When you revise, however, become more detached and critical about of speech (as about all phases of your writing). To use metaphors and similes effectively, remember these principles:
O Metaphors and Similes Should Be Fresh and Original Avoid trite figures: "quiet as a mouse," "white as a sheet," "the game of life," "a tower of strength." Clever humorists can make such cliches work for them, but only by playing upon their staleness. If you can think of nothing more original than "his face was white as a sheet," you are better off saying simply, "His face was very white."3
3. As mentioned on pp. 198-99, such trite similes and metaphors may be described as "dying," to distinguish them from figures already dead. Dead meta-of a river," for passed beyond the figurative stage so that the vehicle has acquired a new literal sense. They are perfectly legitimate, and you should not feel doubtful about them. Once "mouth of a river" was probably a fresh and vivid image. Today "mouth" in this expression is not felt to be metaphorical at all; it is taken literally to mean the widening of a river as it empties into a larger body of water.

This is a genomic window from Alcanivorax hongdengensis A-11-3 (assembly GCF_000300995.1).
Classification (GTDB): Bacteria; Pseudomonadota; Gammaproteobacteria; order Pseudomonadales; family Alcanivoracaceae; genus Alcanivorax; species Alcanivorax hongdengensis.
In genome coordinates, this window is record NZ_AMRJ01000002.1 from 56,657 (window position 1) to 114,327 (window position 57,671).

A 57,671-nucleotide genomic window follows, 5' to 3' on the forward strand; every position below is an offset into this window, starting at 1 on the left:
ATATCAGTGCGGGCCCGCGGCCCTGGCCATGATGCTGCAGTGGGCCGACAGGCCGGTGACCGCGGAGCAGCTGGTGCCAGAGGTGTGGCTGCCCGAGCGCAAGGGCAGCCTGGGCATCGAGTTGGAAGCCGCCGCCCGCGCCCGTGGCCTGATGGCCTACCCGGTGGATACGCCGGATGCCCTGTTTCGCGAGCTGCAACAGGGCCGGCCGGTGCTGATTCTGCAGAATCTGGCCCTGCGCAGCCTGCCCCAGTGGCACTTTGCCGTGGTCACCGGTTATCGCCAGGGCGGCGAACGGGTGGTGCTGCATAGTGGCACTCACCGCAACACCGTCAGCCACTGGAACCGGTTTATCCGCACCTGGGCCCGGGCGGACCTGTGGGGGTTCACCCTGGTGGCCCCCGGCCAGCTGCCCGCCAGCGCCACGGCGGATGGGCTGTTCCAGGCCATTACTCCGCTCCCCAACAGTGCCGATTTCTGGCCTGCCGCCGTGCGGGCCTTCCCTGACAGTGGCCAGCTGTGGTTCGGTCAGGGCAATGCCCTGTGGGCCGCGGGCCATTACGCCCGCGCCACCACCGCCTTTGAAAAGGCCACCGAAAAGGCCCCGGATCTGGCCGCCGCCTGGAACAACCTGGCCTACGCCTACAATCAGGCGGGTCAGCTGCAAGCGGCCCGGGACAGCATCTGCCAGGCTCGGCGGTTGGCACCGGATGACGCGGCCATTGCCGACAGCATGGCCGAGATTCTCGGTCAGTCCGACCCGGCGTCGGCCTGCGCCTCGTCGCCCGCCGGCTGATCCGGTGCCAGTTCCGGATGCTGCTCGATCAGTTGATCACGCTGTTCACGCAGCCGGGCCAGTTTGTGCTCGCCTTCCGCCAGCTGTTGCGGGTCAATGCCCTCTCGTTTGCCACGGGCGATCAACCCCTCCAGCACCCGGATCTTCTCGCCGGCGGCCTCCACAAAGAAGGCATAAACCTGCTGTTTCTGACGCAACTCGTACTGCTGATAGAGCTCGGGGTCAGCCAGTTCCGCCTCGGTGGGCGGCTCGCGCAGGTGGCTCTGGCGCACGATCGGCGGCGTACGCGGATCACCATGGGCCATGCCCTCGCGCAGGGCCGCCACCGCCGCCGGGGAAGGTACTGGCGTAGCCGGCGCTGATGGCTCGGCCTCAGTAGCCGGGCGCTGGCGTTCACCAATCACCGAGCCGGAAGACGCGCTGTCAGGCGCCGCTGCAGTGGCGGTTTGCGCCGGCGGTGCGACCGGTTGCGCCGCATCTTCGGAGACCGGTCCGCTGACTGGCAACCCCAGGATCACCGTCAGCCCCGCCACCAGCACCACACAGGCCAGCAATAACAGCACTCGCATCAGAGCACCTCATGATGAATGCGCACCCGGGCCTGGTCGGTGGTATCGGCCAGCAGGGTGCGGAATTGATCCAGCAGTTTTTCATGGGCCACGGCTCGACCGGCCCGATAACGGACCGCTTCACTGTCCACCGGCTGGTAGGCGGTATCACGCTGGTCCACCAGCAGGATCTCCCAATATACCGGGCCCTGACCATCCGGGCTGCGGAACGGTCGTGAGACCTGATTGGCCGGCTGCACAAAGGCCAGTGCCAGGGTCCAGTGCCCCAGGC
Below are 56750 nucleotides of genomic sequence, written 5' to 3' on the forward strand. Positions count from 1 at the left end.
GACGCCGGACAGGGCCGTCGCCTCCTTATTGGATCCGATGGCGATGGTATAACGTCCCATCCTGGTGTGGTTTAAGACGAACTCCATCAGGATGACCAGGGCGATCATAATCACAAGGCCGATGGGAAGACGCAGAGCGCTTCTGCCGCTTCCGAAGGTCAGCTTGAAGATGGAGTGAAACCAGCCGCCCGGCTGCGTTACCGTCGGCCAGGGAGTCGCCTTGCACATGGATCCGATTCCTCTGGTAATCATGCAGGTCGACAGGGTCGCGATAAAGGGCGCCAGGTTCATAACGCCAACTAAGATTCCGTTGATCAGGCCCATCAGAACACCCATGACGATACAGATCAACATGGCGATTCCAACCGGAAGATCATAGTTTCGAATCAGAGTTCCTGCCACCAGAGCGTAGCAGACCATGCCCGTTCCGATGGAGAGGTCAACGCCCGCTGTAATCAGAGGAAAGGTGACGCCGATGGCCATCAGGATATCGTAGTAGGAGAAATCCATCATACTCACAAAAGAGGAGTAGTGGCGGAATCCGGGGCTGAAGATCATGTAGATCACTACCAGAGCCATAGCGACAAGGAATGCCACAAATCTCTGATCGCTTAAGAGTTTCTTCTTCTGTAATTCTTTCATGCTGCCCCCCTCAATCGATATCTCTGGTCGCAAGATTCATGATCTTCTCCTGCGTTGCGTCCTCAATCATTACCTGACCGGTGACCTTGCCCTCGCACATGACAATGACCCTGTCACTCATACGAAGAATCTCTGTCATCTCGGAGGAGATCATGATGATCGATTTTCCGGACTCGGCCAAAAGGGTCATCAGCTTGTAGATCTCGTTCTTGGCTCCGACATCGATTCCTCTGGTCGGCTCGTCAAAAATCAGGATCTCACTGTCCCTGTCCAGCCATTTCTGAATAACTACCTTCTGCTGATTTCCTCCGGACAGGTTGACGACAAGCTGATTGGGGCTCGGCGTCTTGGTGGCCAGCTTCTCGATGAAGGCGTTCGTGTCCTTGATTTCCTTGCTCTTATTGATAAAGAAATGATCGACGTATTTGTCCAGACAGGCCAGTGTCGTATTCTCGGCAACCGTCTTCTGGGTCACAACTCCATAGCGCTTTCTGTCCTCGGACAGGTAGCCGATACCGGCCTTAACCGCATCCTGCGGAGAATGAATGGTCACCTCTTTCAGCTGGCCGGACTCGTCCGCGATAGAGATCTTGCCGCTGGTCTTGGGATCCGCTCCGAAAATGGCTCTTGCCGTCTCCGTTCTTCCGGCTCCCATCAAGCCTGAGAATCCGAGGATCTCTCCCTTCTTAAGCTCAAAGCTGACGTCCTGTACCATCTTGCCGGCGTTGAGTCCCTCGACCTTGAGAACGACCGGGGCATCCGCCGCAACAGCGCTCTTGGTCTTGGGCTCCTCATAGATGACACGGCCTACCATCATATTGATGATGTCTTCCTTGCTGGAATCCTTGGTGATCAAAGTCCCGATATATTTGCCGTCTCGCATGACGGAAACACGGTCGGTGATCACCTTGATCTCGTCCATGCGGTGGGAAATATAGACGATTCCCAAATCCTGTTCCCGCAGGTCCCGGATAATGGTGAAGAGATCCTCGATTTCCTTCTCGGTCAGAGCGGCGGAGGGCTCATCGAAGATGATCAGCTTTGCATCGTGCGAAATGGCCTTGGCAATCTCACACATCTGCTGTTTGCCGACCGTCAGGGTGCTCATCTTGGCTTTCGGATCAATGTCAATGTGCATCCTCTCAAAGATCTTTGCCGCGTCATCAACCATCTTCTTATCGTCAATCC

t> The Vehicle Should Fit the Tenor
The vehicle of any simile or metaphor is likely to have several meanings. Be sure that none of them works against you. It is to focus so exclusively on the meaning you want that you overlook others which may spoil the comparison:
The town hall has been weathered by cold winds and harsh snows like an old mare turned out to graze.